Spain's second-biggest bank BBVA on Wednesday posted a strong rise in its 2014 net profit, boosted by a recovery in the Spanish economy which it predicts will continue on 2015.
The Bilbao-based bank made a higher-than-expected net profit of 2.62 billion euros ($2.98 billion) last year, a 25.7 percent increase over the previous year, it said in a statement.
During the fourth quarter BBVA swung back into the black with a net profit of 689 million euros, compared to a loss of 849 million euros during the same year-ago period.
Like its main rival Santander, BBVA saw its performance improve in its domestic market as Spain's economy grew moderately as the economy emerged from a recession that left nearly a quarter of the workforce unemployed.
"Spain in particular was the main contributor to the growth in results," BBVA director general Angel Cano told a news conference.
BBVA's net attributable profit for its banking business in Spain was 1.03 billion euros in 2014, more than double that of 2013.
Losses in its real estate business in the country narrowed by 30 percent to 876 million euros due to a recovery in real estate prices and demand.
The Spanish economy, the eurozone's fourth-largest, grew by 1.4 percent in 2014 after contracting by 1.2 percent in 2013.
It was the first full-year economic growth in Spain since 2008 when a property bubble burst, putting millions of people out of work and pushing the country to the brink of a bail out.
- Optimistic for 2015 -
"For 2015 we are much more optimistic," added Cano, who predicted the Spanish economy could expand by over 2.5 percent in 2015.
Like other Spanish lenders BBVA reduced the ratio of bad loan debts weighing on its balance sheet -- a hangover from the 2008 real estate collapse that plunged Spain into economic crisis -- to 5.8 percent in December, down from 6.8 percent in the same year-ago period.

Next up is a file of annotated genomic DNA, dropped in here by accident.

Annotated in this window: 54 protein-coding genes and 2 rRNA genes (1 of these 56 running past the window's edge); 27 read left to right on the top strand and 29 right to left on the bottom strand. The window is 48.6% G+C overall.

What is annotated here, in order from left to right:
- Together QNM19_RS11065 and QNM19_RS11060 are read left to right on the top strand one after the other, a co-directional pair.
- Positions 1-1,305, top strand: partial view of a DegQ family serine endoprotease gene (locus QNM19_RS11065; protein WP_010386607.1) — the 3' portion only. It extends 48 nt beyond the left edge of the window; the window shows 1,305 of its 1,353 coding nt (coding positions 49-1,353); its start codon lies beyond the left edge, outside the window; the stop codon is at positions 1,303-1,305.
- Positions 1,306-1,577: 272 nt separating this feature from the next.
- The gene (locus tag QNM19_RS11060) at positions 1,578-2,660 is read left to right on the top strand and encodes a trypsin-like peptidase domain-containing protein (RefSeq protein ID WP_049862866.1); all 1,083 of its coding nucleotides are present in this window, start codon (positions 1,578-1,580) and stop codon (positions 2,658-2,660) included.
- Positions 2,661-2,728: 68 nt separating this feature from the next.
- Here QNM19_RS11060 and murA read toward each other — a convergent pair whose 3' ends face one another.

The figure is far below the average for the sector in Spain which stood at 12.75 percent in November, according to the Bank of Spain.
BBVA has recently sought to strengthen its position in Spain. In July it bought Catalunya Banc, which was born in 2010 out of the merger of three troubled regional lenders in Catalonia in northeastern Spain.
Spain nationalised Catalunya Banc in 2011 to prevent it from going bankrupt.
"It has been a difficult but good year, shaped by growing income, controlled costs and improved risk indicators," said BBVA president Francisco Gonzalez.
The bank's Mexican unit posted a net profit of 1.915 billion euros, a 10.7 percent increase on a constant currency basis over the previous year.
In South America BBVA posted a profit of one billion euros, a 6.3 percent increase over 2013.
"South America was once again the most dynamic region in terms of business activity, with growth of over 20 percent in both lending and customer funds," the statement said.
Shares in BBVA closed up 2.84 percent at 8.16 euros, outperforming Spain Ibex-35 index of most-traded shares which closed down 0.19 percent at 10,577.80 points.
Spain's biggest bank, Santander, on Tuesday said its net profit rose by 39.3 percent in 2014 to 5.82 billion euros led by its activity in Britain and Brazil.